If a plant cannot tolerate frost, it must be kept in a heated greenhouse (which isn’t exactly environmentally). Alternatively, a bright, cool space within the house during the colder months.

Get Rid of the Intruders

When you pull weeds, please don’t throw them in the compost pile; instead, put them in a closed container for disposal. Once weeds have established themselves again in the spring, they can be more challenging to remove than in the winter.

The presence of weeds is often an indicator that there are problems with the soil. Soil, for instance, requires oxygen from the air to survive. Plants and their roots can suffocate soils by compacting them.

Protect the Potted Plants

Bring in your tropical and semi-tropical houseplants from the outside before the first frost. Nevertheless, before doing so, the plants should be treated with gardening oil or insecticidal soap to kill any remaining pests and their eggs. When you bring your plants inside, they need as much light as possible, but you must be cautious not to overwater them.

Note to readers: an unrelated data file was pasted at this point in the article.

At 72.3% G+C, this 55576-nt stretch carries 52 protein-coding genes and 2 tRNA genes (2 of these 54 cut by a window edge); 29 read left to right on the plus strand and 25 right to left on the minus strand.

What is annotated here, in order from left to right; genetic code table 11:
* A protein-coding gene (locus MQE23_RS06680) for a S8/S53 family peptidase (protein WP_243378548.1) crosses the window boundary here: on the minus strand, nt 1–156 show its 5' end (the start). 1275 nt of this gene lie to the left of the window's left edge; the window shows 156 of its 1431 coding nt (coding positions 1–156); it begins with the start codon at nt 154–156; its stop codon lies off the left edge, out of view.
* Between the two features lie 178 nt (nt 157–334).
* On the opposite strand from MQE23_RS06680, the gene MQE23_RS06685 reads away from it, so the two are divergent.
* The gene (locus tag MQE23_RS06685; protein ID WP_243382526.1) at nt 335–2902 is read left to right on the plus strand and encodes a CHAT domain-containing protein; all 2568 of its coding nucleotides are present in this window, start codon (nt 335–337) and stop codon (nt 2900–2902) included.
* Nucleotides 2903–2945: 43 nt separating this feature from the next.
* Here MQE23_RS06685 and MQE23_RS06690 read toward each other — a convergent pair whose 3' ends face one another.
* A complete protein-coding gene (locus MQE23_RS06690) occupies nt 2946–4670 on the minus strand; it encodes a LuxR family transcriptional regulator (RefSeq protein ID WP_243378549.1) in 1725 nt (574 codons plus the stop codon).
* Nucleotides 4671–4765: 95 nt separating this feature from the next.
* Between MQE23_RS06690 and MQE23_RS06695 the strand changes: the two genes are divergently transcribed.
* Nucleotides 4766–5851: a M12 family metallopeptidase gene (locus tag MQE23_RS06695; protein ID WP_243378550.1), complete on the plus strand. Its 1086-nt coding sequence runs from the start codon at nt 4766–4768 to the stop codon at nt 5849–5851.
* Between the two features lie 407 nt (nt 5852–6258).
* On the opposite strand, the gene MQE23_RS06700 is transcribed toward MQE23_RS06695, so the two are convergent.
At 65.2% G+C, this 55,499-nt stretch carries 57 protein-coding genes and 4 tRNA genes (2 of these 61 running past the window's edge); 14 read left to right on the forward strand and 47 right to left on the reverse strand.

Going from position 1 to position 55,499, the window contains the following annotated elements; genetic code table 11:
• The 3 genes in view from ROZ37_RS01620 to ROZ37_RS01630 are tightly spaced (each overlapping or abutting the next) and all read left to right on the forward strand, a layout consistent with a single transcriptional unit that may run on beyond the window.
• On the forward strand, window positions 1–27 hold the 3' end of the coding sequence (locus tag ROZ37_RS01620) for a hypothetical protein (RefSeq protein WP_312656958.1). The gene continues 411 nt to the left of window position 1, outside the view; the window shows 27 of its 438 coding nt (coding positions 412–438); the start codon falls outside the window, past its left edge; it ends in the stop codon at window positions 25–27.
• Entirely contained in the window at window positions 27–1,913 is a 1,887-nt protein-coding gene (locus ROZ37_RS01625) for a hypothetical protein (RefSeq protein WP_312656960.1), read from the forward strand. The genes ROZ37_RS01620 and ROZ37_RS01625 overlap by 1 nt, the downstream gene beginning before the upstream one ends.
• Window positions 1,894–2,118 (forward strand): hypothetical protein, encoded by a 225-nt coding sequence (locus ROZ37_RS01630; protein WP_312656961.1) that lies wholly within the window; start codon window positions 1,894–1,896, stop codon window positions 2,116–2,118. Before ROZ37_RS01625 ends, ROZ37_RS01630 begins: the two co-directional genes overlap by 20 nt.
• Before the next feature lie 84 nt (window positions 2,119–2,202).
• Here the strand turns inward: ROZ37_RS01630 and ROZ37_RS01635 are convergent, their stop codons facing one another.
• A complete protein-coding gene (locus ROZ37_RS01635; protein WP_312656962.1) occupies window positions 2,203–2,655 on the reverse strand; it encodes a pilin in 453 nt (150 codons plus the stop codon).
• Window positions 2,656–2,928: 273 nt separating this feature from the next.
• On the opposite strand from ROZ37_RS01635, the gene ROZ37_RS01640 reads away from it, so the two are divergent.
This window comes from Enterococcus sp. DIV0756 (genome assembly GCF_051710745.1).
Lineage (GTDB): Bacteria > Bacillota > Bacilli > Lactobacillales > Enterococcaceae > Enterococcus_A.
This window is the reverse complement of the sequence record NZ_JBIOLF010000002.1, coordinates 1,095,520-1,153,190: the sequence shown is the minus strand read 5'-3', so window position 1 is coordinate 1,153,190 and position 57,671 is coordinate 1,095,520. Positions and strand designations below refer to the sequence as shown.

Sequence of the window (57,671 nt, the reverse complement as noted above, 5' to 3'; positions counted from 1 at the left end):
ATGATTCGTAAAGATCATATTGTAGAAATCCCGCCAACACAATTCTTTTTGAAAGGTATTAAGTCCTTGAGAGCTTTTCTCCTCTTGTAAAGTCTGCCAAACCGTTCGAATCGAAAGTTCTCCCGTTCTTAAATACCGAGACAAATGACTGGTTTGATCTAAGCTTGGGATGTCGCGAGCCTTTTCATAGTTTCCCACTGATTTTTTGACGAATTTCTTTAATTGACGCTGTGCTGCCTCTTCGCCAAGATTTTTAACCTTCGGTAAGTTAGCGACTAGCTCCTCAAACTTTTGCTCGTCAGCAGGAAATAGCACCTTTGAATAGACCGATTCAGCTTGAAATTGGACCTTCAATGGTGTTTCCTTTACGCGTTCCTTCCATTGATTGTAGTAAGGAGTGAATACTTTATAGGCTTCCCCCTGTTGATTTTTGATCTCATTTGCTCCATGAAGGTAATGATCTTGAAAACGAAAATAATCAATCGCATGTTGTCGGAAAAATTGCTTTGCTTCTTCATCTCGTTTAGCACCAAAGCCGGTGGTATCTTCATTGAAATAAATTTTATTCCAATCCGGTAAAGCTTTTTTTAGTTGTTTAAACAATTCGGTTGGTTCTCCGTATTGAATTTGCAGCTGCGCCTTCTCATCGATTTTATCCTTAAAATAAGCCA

Plants have a reduced watering need because their growth rate is slower in the winter. Don’t freak out if some leaves start to turn yellow and fall. Indoor plants don’t require as many leaves as outdoor ones because of the lower light levels.

Insulating Plants With Covers

You should install covers whenever the thermometer drops below 36 degrees Fahrenheit (2 degrees Celsius). When the temperature drops to just above freezing, you should begin protecting your plants for the winter. Typically, it is in this temperature range that the first frosty mornings begin.

However, if the cold weather is only expected to last for one day and warmer weather is expected elsewhere, you shouldn’t bother covering your plants just yet. For at least one or two nights, they can withstand freezing temperatures. It would help if you started fretting about them when sustained cold spells occur.

Other Measures


Before the season’s first frost, ensure that all garden sheds, shed roofs, fences, and posts are securely attached. To lessen the effects of gusts, turbulence, and shaking, replacing solid gates with those that let up to half the wind speed through is best.

Plant Windbreaks